If a shipper’s appointment times are restrictive, drivers will be stuck waiting for the gates to open or be delayed due to restricted availability of drivers as most carriers have more drivers available in the evenings or weekends. If a facility can ship around the clock, seven days a week, that’s a big plus for the carrier.
Technology Tip: Some carriers are working closely with shippers using GPS tracking, shared ETAs and custom routing to not only provide driver and shipper with a mutually agreed appointment time but live updating if there are delays and turn-by-turn directions right to the loading dock. This improves the coordination and staggering of trucks coming through, reducing dwell time.
2 – Speed up loading/unloading
This involves looking at all aspects of the process including lane and load inconsistencies, short lead times and cancellations. By providing a more predictable schedule drivers are better able to optimize their time. Currently drivers spend on average 108 minutes (excluding appointment time) at shippers and receivers during the course of a single shift and the aim is to reduce this by at least 60 minutes to a more acceptable timeframe.
Technology Tip: Drivers, dispatchers, shippers and receivers can all work more efficiently by automating the process of order confirmation and truck arrival or departure. Using GPS, geofences, geocoded addresses (very accurate markers) it can automate proof of delivery, speed up payments, notify docks of incoming freight and trigger dispatch to provide new orders as soon as the truck is unloaded.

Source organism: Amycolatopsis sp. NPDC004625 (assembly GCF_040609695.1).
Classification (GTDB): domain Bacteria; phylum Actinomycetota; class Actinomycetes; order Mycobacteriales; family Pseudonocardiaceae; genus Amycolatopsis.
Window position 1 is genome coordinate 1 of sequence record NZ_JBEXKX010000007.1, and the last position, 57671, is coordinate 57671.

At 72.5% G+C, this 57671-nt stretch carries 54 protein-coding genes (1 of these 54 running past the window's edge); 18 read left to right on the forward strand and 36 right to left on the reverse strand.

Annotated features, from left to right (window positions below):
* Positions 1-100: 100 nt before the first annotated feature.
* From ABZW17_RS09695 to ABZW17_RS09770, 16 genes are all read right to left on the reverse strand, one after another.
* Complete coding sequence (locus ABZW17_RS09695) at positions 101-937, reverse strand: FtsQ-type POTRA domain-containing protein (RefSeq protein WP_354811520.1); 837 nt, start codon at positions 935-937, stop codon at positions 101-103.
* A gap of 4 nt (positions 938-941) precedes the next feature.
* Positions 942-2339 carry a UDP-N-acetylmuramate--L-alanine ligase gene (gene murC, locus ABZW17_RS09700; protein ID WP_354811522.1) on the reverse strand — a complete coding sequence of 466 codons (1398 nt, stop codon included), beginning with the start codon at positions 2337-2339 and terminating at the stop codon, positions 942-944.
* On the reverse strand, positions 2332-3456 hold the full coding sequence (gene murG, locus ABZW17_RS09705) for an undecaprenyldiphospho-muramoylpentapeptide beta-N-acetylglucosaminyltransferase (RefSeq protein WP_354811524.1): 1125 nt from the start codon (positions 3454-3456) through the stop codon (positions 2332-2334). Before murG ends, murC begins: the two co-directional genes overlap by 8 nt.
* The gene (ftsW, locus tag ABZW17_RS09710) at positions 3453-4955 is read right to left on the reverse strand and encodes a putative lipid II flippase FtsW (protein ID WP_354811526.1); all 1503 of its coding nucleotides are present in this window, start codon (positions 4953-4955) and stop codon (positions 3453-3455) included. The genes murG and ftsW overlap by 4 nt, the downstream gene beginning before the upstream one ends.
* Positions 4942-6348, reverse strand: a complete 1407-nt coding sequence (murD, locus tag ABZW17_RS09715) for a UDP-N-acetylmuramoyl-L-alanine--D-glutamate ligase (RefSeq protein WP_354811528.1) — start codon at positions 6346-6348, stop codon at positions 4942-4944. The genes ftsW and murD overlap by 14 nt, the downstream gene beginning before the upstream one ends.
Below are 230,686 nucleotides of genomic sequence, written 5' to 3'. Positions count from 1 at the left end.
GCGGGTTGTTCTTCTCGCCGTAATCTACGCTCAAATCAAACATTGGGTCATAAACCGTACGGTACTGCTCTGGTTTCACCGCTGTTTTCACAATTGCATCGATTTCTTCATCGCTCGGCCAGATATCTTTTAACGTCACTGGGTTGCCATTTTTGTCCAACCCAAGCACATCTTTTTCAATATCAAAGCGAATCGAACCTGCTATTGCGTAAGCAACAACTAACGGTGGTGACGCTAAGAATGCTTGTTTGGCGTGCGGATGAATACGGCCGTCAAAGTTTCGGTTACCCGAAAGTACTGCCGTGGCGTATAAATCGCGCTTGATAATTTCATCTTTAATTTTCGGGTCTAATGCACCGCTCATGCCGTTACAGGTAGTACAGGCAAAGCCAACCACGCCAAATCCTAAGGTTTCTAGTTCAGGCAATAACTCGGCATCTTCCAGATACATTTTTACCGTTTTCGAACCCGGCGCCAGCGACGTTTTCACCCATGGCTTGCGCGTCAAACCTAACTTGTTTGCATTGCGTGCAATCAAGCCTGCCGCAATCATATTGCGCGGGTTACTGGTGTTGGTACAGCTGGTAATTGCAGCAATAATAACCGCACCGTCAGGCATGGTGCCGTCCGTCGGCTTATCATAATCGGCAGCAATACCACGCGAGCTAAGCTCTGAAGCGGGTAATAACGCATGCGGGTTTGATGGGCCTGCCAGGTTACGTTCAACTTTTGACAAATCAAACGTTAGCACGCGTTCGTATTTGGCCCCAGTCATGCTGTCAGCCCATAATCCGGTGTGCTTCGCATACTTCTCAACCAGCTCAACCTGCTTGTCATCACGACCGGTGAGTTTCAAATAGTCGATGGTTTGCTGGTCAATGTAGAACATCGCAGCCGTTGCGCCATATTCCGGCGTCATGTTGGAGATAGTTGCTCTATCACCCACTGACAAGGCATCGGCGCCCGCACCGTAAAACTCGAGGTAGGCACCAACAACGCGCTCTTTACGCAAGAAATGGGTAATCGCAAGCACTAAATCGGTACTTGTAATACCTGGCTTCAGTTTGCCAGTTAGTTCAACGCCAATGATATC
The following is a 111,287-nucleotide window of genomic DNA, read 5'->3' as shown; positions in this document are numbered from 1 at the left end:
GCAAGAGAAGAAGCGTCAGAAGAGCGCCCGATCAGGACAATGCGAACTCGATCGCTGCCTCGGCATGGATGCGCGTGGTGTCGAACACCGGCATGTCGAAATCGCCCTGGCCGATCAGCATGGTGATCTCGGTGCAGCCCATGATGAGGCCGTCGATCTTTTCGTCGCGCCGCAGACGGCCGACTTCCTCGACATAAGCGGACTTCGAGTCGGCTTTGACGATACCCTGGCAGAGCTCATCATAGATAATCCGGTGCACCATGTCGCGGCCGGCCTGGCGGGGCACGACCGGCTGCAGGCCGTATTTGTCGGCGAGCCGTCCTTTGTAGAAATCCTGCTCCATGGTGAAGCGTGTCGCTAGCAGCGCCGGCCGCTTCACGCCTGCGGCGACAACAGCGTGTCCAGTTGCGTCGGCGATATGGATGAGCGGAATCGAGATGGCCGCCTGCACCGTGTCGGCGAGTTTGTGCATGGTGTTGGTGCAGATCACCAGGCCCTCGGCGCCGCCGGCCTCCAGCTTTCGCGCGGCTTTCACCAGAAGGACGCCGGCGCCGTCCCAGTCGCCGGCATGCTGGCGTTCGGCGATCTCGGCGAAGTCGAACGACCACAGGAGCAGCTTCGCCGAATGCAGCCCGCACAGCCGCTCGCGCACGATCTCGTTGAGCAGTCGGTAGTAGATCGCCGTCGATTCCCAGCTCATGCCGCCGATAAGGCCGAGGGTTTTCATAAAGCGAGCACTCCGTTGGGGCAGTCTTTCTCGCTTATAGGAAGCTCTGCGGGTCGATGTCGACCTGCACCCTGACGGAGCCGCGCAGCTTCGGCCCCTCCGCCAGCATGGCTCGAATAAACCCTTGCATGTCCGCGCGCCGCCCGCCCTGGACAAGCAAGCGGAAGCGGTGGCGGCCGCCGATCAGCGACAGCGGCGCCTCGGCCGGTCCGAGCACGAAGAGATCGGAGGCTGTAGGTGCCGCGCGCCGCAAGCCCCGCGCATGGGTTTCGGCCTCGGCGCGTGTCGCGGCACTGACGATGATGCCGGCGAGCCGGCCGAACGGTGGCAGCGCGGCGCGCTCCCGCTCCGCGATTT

3 – Provide safe overnight parking for drivers
We’ve talked before about the difficulty drivers face looking for safe and suitable rest areas to spend the night. With many public rest areas being closed down, some drivers are searching for up to an hour at the end of each shift to find a suitable place to shut down, even resorting to abandoned gas stations, box store parking lots or freeway ramps. In one instance, a trucker was killed while waiting to collect a load from a steel plant and forced to park up outside the premises.
While there is legislation underway to address the shortage, shippers can help speed things up by setting aside an area on-site for overnight truck parking.
Technology Tip: Add known safe parking sites as shared POIs (Points of Interest) so drivers can easily route to them using Telogis Navigation.
4 – Use ‘Drop and Hook’ instead of Live
The study revealed that ‘Drop and Hook’ saved almost an hour (48 minutes) over live unloading or loading. While this does require having dedicated trailers, the time-saving makes it worthwhile.
Technology Tip: Carriers can share a real-time ETA with shippers to make sure the trailer is ready for ‘hooking’ as soon as the driver arrives on-site.
While J.B. Hunt’s call for shippers and receivers to improve efficiency may appear self-serving, no business ever suffered from looking at ways to tap into new ideas to trim back the fat. J.B. Hunt is not just talking the talk either; they lead by example. As one of the top carriers in the country, they are well known for promoting streamlined innovations such as electronic logging and commercial-grade navigation for their drivers.
How much impact this report has on the way shippers do business remains to be seen but new technology is making it an ideal time for everyone to review their systems and find ways to help the trucking industry stay competitive.
*Albrecht, Thom. “2015: More of the Same? Or Is a Lull Out There?” J.B. Hunt Summit 2015. John Q. Hammons Center, Rogers, AR. 7 Jan. 2015. BB&T Powerpoint Lecture